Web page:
China's response to the coronavirus outbreak has provided a pretext for some in Washington to spar even more openly with Beijing. Top White House advisor Peter Navarro accused the Chinese government of exploiting the pandemic to advance its interests, and one senator even claimed that China is "trying to sabotage" America's search for a vaccine and is bent on "world domination." Steve Bannon, the mastermind of President Trump's 2016 presidential campaign, attributed the death of George Floyd, in large part, to China's misdeeds.
This cartoonish depiction of villainy might be dismissed as campaign season hyperbole if it weren't informing real policy proposals. And if lawmakers wanted to find the most wasteful, counterproductive and inflammatory way to confront China, they couldn't do much better than the newly proposed Pacific Deterrence Initiative (PDI) -- a multi-billion-dollar defense-spending initiative aimed at countering China's rise.
Misconceived as it is, this suite of hypersonic weapons, missile defense equipment and other tools of force projection enjoys bipartisan support and was recently included in the Senate Armed Service Committee's markup of the National Defense Authorization Act (NDAA).
Until now, much of the "new Cold War"-style mongering directed at China has been merely rhetorical. The US has not substantially increased its troop levels in East Asia as it once did in Eastern Europe, during the actual Cold War. There have been no clandestine efforts of late to topple unpalatable leaders in South Asia, as there once were in Latin America (as far as we know).
But this new initiative could be a game changer. Rep. Mac Thornberry of Texas, the top Republican on the House Armed Services Committee, insists "it is time to put our money where our mouth is." Given the appetite that mouth has had for armed conflict in recent decades, this is a horrible idea.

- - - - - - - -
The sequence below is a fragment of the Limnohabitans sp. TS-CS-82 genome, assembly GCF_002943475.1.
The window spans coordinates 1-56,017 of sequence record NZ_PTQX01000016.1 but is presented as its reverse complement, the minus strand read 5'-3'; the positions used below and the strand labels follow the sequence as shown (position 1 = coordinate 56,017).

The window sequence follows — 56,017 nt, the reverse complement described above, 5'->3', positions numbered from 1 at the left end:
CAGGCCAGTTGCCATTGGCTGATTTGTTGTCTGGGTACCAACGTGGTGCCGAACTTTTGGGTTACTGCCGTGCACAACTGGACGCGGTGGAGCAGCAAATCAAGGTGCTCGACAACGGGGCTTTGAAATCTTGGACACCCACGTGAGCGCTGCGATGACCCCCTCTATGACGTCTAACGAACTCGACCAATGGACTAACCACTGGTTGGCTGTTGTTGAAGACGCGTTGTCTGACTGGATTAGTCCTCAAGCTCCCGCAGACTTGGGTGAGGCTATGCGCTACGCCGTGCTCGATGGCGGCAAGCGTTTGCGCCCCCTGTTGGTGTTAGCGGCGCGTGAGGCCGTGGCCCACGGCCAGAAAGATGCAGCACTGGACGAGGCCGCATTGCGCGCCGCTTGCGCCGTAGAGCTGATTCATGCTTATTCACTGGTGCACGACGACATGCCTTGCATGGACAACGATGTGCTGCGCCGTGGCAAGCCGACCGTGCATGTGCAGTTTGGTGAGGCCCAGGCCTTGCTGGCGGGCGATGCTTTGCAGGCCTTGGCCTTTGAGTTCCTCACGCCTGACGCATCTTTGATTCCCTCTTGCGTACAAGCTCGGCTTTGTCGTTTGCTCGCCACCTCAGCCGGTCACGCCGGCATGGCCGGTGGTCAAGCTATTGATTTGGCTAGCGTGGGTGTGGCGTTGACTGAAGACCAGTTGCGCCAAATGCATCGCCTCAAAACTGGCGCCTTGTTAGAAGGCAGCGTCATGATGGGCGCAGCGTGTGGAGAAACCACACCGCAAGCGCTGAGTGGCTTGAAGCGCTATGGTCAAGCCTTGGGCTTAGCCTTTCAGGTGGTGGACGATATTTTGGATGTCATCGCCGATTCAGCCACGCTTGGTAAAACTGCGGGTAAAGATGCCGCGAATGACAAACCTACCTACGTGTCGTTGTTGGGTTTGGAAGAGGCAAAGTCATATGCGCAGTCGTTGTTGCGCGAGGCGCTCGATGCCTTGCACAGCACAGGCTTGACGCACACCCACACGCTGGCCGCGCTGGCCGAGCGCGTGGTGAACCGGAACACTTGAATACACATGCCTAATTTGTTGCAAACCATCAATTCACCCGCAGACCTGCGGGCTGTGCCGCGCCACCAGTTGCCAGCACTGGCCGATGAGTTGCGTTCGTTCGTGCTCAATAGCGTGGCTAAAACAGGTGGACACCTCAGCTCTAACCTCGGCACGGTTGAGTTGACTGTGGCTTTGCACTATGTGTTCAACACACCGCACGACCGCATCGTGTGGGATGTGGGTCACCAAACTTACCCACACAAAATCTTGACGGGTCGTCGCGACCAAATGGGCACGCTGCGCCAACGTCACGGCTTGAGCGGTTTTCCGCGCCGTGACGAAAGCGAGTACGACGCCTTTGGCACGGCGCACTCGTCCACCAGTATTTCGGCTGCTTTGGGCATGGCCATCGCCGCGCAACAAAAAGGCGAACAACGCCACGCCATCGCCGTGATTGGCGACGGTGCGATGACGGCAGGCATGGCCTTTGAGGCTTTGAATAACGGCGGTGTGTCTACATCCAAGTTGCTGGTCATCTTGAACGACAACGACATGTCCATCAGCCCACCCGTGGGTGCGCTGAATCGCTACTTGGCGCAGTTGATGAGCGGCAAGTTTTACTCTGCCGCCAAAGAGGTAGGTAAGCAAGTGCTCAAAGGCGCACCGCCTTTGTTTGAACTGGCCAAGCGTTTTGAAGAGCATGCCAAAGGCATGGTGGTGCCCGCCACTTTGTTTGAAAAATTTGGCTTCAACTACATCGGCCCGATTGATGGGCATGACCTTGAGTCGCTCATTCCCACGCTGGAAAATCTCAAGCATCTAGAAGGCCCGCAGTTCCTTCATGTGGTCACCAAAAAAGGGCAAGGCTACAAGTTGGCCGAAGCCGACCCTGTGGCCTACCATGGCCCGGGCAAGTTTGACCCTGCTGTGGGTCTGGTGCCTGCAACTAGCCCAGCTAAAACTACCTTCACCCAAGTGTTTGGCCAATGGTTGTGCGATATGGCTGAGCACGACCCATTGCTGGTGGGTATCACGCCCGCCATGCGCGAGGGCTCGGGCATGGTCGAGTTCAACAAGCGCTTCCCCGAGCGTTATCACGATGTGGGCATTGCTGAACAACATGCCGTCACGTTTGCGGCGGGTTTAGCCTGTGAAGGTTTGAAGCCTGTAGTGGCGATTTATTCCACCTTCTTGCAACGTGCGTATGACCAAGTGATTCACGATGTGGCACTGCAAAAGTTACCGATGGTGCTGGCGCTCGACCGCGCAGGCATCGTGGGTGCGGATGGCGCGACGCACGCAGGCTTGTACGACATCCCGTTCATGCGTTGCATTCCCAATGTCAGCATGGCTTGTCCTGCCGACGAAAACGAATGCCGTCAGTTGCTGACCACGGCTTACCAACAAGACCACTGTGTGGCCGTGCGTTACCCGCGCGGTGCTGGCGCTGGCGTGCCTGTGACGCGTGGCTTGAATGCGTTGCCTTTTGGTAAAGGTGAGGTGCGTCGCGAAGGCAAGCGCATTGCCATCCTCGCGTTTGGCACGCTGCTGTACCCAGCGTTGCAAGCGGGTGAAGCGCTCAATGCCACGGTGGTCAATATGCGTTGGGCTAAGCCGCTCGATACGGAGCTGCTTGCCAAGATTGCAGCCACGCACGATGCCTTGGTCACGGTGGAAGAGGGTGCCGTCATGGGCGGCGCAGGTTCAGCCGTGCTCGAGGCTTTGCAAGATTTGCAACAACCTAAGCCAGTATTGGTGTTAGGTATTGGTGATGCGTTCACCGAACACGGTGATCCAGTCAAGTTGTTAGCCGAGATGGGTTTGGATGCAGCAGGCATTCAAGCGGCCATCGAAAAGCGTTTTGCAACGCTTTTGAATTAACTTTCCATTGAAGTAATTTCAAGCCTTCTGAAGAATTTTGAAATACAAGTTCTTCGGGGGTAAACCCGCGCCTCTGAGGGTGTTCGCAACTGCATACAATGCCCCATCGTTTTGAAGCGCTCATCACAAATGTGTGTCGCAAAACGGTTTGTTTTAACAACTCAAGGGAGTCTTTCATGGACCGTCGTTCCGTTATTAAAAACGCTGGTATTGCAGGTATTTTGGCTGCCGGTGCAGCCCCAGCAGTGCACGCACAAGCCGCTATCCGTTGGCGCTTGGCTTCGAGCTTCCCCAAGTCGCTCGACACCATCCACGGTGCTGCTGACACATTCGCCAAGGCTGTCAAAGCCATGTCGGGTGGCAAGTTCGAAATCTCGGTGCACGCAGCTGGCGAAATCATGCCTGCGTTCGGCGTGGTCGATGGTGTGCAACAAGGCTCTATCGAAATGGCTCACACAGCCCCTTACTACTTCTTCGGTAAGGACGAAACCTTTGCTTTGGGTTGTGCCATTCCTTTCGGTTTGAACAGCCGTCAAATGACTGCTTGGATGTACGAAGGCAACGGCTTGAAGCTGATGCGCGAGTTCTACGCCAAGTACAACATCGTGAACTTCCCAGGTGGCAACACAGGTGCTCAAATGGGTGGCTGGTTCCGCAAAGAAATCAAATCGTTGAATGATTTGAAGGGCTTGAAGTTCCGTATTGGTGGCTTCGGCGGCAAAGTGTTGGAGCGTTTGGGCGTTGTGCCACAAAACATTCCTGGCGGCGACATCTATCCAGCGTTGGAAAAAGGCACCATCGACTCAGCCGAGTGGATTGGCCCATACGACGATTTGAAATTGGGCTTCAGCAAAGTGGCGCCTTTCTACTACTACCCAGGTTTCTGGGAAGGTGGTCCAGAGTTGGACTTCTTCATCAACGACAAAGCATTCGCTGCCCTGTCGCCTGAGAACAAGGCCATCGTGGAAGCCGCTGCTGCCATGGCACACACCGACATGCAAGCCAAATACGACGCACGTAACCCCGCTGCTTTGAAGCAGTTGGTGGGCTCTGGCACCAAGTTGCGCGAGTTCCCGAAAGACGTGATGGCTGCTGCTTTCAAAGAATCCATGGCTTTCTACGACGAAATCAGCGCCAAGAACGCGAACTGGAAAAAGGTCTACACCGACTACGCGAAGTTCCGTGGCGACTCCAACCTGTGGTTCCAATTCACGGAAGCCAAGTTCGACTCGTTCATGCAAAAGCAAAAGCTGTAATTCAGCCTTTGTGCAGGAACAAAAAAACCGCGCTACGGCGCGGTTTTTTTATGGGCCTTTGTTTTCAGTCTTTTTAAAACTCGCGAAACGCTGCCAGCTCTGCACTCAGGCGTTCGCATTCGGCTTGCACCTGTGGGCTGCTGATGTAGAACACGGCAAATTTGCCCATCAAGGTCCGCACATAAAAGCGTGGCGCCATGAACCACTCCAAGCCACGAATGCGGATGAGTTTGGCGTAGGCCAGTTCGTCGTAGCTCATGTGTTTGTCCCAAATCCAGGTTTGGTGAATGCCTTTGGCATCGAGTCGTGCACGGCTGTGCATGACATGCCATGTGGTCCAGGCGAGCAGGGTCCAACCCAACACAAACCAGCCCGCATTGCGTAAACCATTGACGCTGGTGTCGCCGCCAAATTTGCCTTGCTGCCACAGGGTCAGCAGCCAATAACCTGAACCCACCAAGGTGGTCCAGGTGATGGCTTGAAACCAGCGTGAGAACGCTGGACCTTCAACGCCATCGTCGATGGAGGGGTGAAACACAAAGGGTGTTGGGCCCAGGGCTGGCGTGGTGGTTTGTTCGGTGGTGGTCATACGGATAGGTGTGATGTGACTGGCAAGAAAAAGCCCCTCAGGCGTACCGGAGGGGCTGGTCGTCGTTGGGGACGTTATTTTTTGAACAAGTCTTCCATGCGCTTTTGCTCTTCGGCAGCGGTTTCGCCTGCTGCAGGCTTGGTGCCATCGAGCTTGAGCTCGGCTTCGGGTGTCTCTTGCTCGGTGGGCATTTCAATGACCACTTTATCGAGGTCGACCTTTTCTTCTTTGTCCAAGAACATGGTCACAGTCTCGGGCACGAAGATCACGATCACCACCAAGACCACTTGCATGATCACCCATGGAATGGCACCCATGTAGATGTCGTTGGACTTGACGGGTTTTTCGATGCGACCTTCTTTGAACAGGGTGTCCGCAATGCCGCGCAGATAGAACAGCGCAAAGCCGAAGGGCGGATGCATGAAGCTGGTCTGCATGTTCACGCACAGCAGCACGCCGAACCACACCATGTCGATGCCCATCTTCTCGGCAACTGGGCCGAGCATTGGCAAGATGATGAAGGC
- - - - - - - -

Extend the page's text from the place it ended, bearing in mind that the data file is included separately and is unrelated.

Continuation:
The PDI's financial costs are significant, but so are the costs of heightened confrontation with China -- as are those of launching another military endeavor that lacks the support of the American public. Eurasia Group Foundation polling shows a solid majority of US respondents support reducing America's military presence in Asia, not increasing it.
How much money are we talking about, in this proposed buildup?
If the Senate Armed Services Committee has its way, the plan will cost nearly $7 billion over the next two years and billions more in the years to come. To lawmakers who pour money into the Pentagon's existing $738 billion budget, which exceeds the levels reached during the Korean and Vietnam wars, $7 billion might seem like peanuts -- but it's real money.
It would not be money well spent. The PDI is misguided and unnecessary. America's current military might, which also exceeds the peak of the Reagan buildup of the 1980s, is more than enough to address any military challenge posed by China. The US spends two and a half times more than China on its military, and there is no evidence China has ambitions to match or replace its global military machinery. China has made advances in military technology and has sparked concern among analysts with its assertive claims on islands, waters, and airspace in its vicinity, but the fact remains that China has enough problems at home. One analyst suggests that fully half of China's military is devoted to border or internal security, limiting its ability to project power beyond its borders.
Throwing more money at tools of military confrontation is not only a waste of resources, but it likely invites blowback. A major military buildup in East Asia would needlessly antagonize China at a moment when cooperation with Beijing should be the focus, as it's clearly necessary to address the global recession, current and future pandemics, and climate change.